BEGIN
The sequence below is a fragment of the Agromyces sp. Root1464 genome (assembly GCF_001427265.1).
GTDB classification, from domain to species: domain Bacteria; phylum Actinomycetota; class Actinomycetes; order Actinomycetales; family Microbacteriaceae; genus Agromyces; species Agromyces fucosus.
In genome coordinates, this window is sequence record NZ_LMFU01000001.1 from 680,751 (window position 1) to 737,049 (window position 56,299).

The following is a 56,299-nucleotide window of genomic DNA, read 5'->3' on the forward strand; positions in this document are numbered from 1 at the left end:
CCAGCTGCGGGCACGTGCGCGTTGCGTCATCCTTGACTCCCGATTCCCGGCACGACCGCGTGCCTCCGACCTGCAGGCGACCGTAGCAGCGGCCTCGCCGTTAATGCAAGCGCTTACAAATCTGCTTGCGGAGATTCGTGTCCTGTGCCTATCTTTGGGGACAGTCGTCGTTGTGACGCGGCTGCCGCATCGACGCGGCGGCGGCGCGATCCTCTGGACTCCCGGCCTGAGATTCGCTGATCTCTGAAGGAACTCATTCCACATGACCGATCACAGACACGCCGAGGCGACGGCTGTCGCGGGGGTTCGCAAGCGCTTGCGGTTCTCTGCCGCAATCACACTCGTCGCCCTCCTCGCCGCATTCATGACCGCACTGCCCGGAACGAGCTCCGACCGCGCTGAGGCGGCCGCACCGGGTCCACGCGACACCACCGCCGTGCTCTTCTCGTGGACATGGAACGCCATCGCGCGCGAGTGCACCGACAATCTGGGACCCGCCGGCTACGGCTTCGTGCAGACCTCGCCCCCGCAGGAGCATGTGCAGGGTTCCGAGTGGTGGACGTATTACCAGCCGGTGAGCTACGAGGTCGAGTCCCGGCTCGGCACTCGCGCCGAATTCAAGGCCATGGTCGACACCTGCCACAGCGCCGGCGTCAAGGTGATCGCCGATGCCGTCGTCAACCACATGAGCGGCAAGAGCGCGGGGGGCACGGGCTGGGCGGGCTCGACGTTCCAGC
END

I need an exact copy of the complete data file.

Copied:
The sequence below is a fragment of the Agromyces sp. Root1464 genome (assembly GCF_001427265.1).
GTDB classification, from domain to species: domain Bacteria; phylum Actinomycetota; class Actinomycetes; order Actinomycetales; family Microbacteriaceae; genus Agromyces; species Agromyces fucosus.
In genome coordinates, this window is sequence record NZ_LMFU01000001.1 from 680,751 (window position 1) to 737,049 (window position 56,299).

The following is a 56,299-nucleotide window of genomic DNA, read 5'->3' on the forward strand; positions in this document are numbered from 1 at the left end:
CCAGCTGCGGGCACGTGCGCGTTGCGTCATCCTTGACTCCCGATTCCCGGCACGACCGCGTGCCTCCGACCTGCAGGCGACCGTAGCAGCGGCCTCGCCGTTAATGCAAGCGCTTACAAATCTGCTTGCGGAGATTCGTGTCCTGTGCCTATCTTTGGGGACAGTCGTCGTTGTGACGCGGCTGCCGCATCGACGCGGCGGCGGCGCGATCCTCTGGACTCCCGGCCTGAGATTCGCTGATCTCTGAAGGAACTCATTCCACATGACCGATCACAGACACGCCGAGGCGACGGCTGTCGCGGGGGTTCGCAAGCGCTTGCGGTTCTCTGCCGCAATCACACTCGTCGCCCTCCTCGCCGCATTCATGACCGCACTGCCCGGAACGAGCTCCGACCGCGCTGAGGCGGCCGCACCGGGTCCACGCGACACCACCGCCGTGCTCTTCTCGTGGACATGGAACGCCATCGCGCGCGAGTGCACCGACAATCTGGGACCCGCCGGCTACGGCTTCGTGCAGACCTCGCCCCCGCAGGAGCATGTGCAGGGTTCCGAGTGGTGGACGTATTACCAGCCGGTGAGCTACGAGGTCGAGTCCCGGCTCGGCACTCGCGCCGAATTCAAGGCCATGGTCGACACCTGCCACAGCGCCGGCGTCAAGGTGATCGCCGATGCCGTCGTCAACCACATGAGCGGCAAGAGCGCGGGGGGCACGGGCTGGGCGGGCTCGACGTTCCAGC